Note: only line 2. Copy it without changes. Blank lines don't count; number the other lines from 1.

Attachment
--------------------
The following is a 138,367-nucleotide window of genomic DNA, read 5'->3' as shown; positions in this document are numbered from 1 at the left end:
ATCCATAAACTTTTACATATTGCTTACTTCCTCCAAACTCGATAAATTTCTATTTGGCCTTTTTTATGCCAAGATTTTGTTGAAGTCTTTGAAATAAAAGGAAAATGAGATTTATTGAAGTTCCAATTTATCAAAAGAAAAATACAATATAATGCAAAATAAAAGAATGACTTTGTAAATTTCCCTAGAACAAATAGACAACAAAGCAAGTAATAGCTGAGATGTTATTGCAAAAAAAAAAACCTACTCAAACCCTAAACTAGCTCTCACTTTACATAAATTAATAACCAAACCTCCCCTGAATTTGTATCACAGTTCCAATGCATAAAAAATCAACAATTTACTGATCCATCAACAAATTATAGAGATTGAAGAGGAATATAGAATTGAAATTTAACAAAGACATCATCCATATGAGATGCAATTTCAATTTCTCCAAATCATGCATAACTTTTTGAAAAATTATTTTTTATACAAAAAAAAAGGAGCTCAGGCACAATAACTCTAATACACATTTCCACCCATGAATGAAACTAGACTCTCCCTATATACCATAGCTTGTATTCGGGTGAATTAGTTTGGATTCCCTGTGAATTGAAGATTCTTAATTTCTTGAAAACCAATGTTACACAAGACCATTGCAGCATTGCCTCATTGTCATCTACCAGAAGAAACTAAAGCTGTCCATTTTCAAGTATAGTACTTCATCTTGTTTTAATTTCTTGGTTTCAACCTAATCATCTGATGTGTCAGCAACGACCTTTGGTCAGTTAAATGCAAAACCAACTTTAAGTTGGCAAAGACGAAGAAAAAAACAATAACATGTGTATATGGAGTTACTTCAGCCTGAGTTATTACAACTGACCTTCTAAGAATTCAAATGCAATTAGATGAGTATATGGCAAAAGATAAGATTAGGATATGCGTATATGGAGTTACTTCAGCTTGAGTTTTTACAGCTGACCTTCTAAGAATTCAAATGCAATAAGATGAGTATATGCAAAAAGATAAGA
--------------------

ATCCATAAACTTTTACATATTGCTTACTTCCTCCAAACTCGATAAATTTCTATTTGGCCTTTTTTATGCCAAGATTTTGTTGAAGTCTTTGAAATAAAAGGAAAATGAGATTTATTGAAGTTCCAATTTATCAAAAGAAAAATACAATATAATGCAAAATAAAAGAATGACTTTGTAAATTTCCCTAGAACAAATAGACAACAAAGCAAGTAATAGCTGAGATGTTATTGCAAAAAAAAAAACCTACTCAAACCCTAAACTAGCTCTCACTTTACATAAATTAATAACCAAACCTCCCCTGAATTTGTATCACAGTTCCAATGCATAAAAAATCAACAATTTACTGATCCATCAACAAATTATAGAGATTGAAGAGGAATATAGAATTGAAATTTAACAAAGACATCATCCATATGAGATGCAATTTCAATTTCTCCAAATCATGCATAACTTTTTGAAAAATTATTTTTTATACAAAAAAAAAGGAGCTCAGGCACAATAACTCTAATACACATTTCCACCCATGAATGAAACTAGACTCTCCCTATATACCATAGCTTGTATTCGGGTGAATTAGTTTGGATTCCCTGTGAATTGAAGATTCTTAATTTCTTGAAAACCAATGTTACACAAGACCATTGCAGCATTGCCTCATTGTCATCTACCAGAAGAAACTAAAGCTGTCCATTTTCAAGTATAGTACTTCATCTTGTTTTAATTTCTTGGTTTCAACCTAATCATCTGATGTGTCAGCAACGACCTTTGGTCAGTTAAATGCAAAACCAACTTTAAGTTGGCAAAGACGAAGAAAAAAACAATAACATGTGTATATGGAGTTACTTCAGCCTGAGTTATTACAACTGACCTTCTAAGAATTCAAATGCAATTAGATGAGTATATGGCAAAAGATAAGATTAGGATATGCGTATATGGAGTTACTTCAGCTTGAGTTTTTACAGCTGACCTTCTAAGAATTCAAATGCAATAAGATGAGTATATGCAAAAAGATAAGA